Peat’s Problem as fires in Saddleworth persist

The fires on Saddleworth Moor near Manchester are refusing to quell despite the valiant efforts of firefighters. The fires took hold around 10 days ago and steps were taken to get them under control. But these blazes have problems of their own. In these days of unprecedented dry and hot weather the moorland has become an arid landscape of parched grass and bushes, and these coupled with the windy conditions have made a fire from a spark almost inevitable.

Firefighters have had a punishing workload working in shifts of over 17 hours each. Appeals have gone out for support from the public in the form of donations of sun-cream, energy food and most importantly a constant supply of bottled drinking water to keep the fire-fighting mission from collapse.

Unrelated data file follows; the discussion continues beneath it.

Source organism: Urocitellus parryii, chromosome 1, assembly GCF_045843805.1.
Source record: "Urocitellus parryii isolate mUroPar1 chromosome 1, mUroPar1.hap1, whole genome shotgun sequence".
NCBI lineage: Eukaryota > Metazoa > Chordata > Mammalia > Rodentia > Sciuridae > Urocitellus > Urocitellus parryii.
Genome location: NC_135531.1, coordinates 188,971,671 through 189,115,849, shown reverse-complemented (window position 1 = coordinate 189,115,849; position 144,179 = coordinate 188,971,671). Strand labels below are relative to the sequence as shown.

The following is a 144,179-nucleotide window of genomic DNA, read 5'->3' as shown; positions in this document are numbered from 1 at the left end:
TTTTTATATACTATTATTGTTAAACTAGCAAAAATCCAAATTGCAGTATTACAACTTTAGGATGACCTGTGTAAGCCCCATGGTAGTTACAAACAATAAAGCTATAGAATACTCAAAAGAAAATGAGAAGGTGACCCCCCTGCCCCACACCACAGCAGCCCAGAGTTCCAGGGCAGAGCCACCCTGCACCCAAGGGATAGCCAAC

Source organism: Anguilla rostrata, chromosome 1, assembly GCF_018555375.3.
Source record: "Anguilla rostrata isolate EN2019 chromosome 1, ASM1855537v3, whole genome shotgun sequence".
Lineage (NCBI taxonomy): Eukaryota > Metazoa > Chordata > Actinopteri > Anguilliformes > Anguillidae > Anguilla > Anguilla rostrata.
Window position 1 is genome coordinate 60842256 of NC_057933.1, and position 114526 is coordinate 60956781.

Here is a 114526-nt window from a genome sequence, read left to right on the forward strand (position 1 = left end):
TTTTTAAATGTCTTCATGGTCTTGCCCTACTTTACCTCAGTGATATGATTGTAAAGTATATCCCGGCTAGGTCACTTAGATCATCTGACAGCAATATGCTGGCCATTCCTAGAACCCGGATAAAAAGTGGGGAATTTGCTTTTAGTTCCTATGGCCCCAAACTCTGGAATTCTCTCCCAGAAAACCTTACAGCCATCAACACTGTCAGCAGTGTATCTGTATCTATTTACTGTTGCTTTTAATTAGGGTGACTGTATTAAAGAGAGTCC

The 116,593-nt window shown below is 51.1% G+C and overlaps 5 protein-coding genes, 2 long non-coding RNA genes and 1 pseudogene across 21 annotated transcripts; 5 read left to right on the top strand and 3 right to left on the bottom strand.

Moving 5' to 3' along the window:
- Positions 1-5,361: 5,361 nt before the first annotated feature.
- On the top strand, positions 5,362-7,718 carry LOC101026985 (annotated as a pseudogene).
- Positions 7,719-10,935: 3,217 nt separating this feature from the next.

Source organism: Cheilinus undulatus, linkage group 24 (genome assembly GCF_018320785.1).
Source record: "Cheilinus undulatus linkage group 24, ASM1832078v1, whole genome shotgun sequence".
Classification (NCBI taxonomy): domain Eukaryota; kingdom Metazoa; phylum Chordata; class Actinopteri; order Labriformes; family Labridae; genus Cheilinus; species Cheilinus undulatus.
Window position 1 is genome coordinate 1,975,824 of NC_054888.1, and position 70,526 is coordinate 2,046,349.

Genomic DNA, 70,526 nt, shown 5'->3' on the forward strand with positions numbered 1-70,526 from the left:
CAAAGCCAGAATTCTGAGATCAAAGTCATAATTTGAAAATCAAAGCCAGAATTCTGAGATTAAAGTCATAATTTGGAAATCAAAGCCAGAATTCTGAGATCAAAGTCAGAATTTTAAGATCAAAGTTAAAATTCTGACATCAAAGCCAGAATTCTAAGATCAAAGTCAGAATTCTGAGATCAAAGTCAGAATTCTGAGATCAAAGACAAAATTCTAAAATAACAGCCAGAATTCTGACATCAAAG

The peat-based terrain is also a challenge for this moorland fire. Peat is made up of decayed vegetation and other organic matter, and is very valuable to the ecology of the moorland. Not only that, peat is used as a source of fuel for warmth, it burns very well in the grate. And that’s a problem for this particular fire. The peat burns very well. A wild peat fire can look like nothing else in that the only indication there is a fire is the cloud of smoke emanating from the ground. If you look around the edges you might witness a bright red line, something like a row of bloody teeth biting into the earth, this is the edge of the fire where there is oxygen aplenty, the fire is really underneath, and this is very difficult to put out and takes a lot of physical effort. Beating it out is exhausting. A massive rainfall is prayed for, but in the meantime, firefighters continue to toil day and night to keep the fire under control.

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